Down With Campaign Finance Rules!    

On the final day of its winter meeting last week, the Republican National Committee passed a strongly worded resolution denouncing the ’02 campaign finance legislation, which restricts what political parties can do in supporting their candidates for federal office and bans the use of so-called “soft” money by national party committees. The resolution, authored by Indiana RNC member James Bopp, Jr., called on Congress to deregulate the campaign finance measure. It was seen by some observers as an RNC slap at Arizona Sen. John McCain, co-sponsor of the measure, and at President George W. Bush, who signed it into law, even though he wasn’t sure of its constitutionality.

When I asked White House Press Secretary Tony Snow whether President Bush was aware of the RNC resolution, he replied: “I don’t know if he’s aware of it.”

The RNC resolution was passed less than a week before the U.S. Supreme Court was to revisit the ’02 campaign finance law and, as the Washington Post put it, “settle the role of campaign spending by corporations, unions and special interest groups in time for the ’08 presidential primaries.”

A New Breed

One point that was made repeatedly by RNC members at the Grand Hyatt Hotel in Washington was how rapidly their ranks are changing. Since the November election, no fewer than eight Republican state chairmen have announced their resignations. In every case, the new man or woman at the party helm is someone with a history of working for conservative causes and candidates.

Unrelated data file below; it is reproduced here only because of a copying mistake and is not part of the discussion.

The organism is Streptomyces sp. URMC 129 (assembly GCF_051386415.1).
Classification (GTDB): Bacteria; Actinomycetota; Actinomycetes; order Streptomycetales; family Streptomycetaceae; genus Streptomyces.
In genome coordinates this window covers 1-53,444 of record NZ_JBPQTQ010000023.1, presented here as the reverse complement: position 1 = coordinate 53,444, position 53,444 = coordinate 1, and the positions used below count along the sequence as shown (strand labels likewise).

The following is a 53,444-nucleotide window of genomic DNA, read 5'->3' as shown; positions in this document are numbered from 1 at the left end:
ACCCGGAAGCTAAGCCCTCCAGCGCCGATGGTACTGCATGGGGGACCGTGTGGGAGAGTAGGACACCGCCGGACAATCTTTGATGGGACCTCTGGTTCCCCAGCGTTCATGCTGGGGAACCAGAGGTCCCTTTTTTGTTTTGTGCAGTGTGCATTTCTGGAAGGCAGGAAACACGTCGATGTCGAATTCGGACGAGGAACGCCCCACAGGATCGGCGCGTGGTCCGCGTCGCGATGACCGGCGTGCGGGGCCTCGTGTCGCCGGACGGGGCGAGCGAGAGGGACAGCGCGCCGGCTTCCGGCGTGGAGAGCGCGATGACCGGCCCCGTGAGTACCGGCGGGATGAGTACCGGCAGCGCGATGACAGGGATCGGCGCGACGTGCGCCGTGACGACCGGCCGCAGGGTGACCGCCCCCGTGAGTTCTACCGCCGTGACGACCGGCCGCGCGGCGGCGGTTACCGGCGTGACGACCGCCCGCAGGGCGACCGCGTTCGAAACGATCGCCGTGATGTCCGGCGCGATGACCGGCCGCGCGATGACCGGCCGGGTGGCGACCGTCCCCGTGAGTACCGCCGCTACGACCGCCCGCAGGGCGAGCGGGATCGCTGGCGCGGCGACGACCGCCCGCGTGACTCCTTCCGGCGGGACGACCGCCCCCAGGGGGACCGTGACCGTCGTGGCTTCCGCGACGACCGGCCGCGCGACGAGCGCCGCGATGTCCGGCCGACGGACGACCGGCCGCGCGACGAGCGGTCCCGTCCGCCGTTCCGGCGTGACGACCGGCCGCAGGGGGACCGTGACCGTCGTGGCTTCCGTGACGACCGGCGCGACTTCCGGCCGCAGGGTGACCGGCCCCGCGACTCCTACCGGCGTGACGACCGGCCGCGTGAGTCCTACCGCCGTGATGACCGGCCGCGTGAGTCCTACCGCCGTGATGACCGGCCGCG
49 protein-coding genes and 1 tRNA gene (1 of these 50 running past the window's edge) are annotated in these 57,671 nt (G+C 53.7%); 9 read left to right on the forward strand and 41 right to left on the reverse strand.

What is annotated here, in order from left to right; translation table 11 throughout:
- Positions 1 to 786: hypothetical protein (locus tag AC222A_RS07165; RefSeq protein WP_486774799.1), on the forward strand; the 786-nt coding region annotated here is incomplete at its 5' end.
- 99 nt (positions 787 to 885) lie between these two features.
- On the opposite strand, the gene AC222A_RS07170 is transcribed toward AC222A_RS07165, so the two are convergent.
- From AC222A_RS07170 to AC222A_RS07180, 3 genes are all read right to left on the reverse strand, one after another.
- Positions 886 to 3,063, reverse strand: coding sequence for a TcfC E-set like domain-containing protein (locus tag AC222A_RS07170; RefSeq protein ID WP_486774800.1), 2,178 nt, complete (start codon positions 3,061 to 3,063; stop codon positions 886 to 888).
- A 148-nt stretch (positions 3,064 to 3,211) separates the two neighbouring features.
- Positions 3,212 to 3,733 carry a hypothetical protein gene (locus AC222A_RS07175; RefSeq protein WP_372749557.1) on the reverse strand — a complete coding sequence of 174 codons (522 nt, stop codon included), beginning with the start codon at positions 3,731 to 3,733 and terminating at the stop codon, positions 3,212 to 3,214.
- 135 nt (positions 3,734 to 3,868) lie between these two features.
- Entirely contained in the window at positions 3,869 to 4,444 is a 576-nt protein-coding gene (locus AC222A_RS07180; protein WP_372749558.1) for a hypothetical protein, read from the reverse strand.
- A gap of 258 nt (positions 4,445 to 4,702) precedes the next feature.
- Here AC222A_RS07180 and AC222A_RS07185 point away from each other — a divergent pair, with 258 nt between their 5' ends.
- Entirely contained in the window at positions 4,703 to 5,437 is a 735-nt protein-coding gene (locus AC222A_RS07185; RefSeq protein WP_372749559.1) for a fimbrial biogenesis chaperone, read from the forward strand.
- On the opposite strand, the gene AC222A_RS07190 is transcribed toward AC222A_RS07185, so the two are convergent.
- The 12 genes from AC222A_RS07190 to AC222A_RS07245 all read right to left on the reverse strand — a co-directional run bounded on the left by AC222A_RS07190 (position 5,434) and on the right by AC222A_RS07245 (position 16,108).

In some states, there has been or will be a definite “upgrade” for conservatives. In Colorado, for example, Dick Wadhams, former campaign manager for such conservative stalwarts as Sen. Wayne Allard (R.-Colo.) and former Gov. (1998-2006) Bill Owens, is a cinch to take over the party helm from outgoing Chairman Bob Martinez. In Arizona, while there is a contested race to succeed retiring Chairman Matt Salmon, the strong favorite is National Committeeman Randy Pullen, who is best known on the RNC as the author last year of a strong resolution condemning illegal immigration and a guest-worker program. Pullen has long clashed with Sen. John McCain. California Republicans are almost certain to replace retiring Chairman Duf Sundheim, a close ally of moderate Gov. Arnold Schwarzenegger, with Vice Chairman Ron Nehring, a close ally of Americans for Tax Reform leader Grover Norquist.